Why not scrap the Commons completely? That way Phony Tony could just do what he wanted without having to stand up to all the nasty people that expect him to actually be accountable to those that foolishly elected him.
John B, UK

The main change that needs to take place in the Commons is about how much time it takes to get a bill passed, and how they can't be carried over from one parliament to the next. There should also be more time allocated to private members' bills.
Daniel Summers, England

It's a Gilbert and Sullivan Comic Opera now we are in the 21st century

Steve Foley, England
It's a Gilbert and Sullivan Comic Opera now we are in the 21st century.
Changes needed? Half the number of MPs, pay them a bit more, provide paid civil servants as admin assistants, give them decent office facilities, crèches etc, and sensible working hours. Introduce electronic voting, not walking through lobbies to vote, keeping that anachronism for ceremonial occasions say once a year after the state opening of parliament. One big change to counter all these reforms, make it illegal for an MP to have any other job during their membership of the Commons.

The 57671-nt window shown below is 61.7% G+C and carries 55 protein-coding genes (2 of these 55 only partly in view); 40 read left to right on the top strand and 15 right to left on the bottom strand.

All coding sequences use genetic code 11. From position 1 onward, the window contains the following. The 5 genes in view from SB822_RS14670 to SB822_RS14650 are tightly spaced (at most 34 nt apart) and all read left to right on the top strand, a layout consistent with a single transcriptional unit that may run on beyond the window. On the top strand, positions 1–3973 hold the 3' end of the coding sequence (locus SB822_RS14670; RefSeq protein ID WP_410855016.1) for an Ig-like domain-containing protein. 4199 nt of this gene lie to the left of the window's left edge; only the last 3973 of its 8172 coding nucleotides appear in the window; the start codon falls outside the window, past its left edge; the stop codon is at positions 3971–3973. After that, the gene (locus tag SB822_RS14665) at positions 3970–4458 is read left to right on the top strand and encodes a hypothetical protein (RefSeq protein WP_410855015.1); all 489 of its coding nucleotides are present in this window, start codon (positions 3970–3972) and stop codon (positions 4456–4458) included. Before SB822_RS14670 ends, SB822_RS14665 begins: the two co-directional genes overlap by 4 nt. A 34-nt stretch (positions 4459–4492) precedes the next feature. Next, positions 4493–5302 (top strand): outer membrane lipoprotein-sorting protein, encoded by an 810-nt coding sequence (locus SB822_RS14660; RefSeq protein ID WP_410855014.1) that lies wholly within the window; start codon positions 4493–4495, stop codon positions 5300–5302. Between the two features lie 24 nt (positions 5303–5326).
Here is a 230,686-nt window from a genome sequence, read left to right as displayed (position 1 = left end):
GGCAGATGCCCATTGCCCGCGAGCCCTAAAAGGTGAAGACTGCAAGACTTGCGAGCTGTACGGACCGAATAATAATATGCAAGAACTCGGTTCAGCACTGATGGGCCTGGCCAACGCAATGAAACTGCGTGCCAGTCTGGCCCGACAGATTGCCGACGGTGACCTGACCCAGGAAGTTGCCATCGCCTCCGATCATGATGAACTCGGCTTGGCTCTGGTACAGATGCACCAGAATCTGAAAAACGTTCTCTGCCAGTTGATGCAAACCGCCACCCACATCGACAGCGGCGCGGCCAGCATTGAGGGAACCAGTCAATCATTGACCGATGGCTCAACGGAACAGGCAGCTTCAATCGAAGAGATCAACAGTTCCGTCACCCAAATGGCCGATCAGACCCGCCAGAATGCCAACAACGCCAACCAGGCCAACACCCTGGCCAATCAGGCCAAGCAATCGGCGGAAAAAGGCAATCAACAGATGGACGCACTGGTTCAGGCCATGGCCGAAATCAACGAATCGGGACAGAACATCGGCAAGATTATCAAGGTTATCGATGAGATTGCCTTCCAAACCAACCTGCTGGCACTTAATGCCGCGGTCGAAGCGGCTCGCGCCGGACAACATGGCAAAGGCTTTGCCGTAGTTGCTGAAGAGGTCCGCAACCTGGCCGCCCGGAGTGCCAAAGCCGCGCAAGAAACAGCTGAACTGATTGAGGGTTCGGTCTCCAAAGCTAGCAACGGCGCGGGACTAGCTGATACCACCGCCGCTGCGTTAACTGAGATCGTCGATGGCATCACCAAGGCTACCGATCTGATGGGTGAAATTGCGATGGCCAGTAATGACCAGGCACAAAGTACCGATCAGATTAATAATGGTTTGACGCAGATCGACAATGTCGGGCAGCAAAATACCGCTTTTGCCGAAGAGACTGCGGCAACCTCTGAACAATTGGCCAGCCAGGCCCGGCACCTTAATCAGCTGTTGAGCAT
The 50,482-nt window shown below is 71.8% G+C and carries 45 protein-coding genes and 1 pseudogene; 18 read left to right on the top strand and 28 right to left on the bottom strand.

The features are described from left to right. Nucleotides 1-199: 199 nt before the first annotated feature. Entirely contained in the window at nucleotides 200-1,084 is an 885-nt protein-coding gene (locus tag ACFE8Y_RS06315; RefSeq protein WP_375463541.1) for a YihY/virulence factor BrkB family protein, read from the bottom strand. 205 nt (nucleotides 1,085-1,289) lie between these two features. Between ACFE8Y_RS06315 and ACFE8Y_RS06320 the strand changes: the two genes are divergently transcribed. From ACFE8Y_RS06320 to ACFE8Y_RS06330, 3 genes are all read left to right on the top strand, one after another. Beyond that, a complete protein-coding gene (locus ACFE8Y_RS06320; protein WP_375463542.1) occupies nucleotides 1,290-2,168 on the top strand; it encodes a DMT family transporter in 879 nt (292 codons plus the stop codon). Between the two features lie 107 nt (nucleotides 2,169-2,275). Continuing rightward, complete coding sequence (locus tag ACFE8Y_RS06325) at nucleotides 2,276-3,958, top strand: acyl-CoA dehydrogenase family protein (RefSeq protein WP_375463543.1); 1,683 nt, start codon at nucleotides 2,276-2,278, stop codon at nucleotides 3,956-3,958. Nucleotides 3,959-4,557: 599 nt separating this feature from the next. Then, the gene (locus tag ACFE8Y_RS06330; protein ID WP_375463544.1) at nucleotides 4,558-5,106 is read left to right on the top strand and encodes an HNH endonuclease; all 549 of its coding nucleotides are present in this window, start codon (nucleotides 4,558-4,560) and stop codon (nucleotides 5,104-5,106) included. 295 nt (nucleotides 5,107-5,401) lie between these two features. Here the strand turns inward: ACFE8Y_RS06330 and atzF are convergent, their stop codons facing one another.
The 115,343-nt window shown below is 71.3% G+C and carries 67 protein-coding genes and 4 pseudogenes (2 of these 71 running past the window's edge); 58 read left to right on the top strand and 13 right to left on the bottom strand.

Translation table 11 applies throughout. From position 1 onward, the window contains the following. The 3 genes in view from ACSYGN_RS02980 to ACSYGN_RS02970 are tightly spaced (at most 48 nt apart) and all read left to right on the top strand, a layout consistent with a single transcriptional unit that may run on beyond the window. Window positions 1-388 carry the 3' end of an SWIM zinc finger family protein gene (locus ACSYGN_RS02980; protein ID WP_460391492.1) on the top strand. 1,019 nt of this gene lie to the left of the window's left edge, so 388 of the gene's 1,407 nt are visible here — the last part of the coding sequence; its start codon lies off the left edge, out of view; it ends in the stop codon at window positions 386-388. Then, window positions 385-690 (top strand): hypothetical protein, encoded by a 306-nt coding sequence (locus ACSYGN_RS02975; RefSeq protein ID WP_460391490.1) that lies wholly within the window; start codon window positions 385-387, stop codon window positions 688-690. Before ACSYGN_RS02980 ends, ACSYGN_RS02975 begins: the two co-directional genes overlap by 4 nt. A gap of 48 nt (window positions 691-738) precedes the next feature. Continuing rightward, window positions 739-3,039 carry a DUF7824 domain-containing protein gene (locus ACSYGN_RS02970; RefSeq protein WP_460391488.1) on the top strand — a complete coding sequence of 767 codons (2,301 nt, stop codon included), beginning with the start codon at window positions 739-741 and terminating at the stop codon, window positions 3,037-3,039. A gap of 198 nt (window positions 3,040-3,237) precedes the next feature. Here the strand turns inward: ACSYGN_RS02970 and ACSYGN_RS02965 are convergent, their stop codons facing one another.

Steve Foley, England

What? Give up our heritage? What a preposterous idea! We are a nation of shopkeepers, it was once said so why should we act like sheep and follow the rest of the world? Let us keep Britain British and retain our out-dated ideas and ways of life. We like it that way! If you want the American way of life then go and live in America!
John C, Warwick, England

I say keep the present system, it allows the average person to feel they are being represented and their views heard.
This allows the real process of government to be carried out by cabinet and the corporations away from the spotlight of Parliament. It ain't broke so don't fix it.
Tom, Australia

Our Parliament must remain democratic and unique, and not be turned into a sterile copy of some other legislative body

Fiona James, UK
I've had the privilege of working in the House of Commons for a year. While I agree that there should be some procedural modernisation (e.g. abolition of all-night sittings and spoiling tactics such as 'filibustering' and the introduction of crèche facilities), it should not be done at the expense of the very special atmosphere that the place exudes from its core. Our Parliament must remain democratic and unique, and not be turned into a sterile copy of some other legislative body.
Fiona James, UK

It is so laughable, so embarrassing, to think that we rely on a parliament whose voting procedure requires all members to walk out of the chamber and file into the 'yes' and 'no' lobbies. What a gross waste of time and an insult to the intelligence of the British public. The Commons needs dragging in the 20th Century, never mind the 21st Century!